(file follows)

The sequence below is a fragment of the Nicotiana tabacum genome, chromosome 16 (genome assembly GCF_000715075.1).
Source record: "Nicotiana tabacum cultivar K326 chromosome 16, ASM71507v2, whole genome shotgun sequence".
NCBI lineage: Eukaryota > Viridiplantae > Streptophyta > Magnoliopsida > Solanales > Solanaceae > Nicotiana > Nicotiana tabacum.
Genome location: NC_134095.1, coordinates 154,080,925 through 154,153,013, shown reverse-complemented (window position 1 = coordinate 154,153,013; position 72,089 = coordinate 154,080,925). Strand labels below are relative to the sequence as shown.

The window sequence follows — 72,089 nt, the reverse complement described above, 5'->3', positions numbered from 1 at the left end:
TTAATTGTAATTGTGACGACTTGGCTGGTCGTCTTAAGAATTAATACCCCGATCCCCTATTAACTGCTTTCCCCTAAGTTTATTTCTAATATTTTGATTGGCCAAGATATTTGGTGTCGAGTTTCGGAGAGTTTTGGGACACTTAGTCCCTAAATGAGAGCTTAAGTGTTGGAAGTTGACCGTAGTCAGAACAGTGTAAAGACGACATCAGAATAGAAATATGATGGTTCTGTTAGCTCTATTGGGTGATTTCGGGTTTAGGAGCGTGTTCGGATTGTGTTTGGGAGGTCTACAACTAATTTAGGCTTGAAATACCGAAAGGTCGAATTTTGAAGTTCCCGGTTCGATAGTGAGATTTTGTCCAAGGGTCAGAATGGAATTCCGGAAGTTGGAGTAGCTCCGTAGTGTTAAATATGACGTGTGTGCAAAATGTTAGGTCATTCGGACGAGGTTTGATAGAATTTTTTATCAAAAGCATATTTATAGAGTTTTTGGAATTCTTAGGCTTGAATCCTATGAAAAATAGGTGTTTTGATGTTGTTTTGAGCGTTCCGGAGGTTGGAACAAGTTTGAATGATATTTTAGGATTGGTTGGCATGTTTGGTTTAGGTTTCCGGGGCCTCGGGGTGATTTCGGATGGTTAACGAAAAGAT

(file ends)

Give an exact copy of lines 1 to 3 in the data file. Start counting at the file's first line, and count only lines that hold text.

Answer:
The sequence below is a fragment of the Nicotiana tabacum genome, chromosome 16 (genome assembly GCF_000715075.1).
Source record: "Nicotiana tabacum cultivar K326 chromosome 16, ASM71507v2, whole genome shotgun sequence".
NCBI lineage: Eukaryota > Viridiplantae > Streptophyta > Magnoliopsida > Solanales > Solanaceae > Nicotiana > Nicotiana tabacum.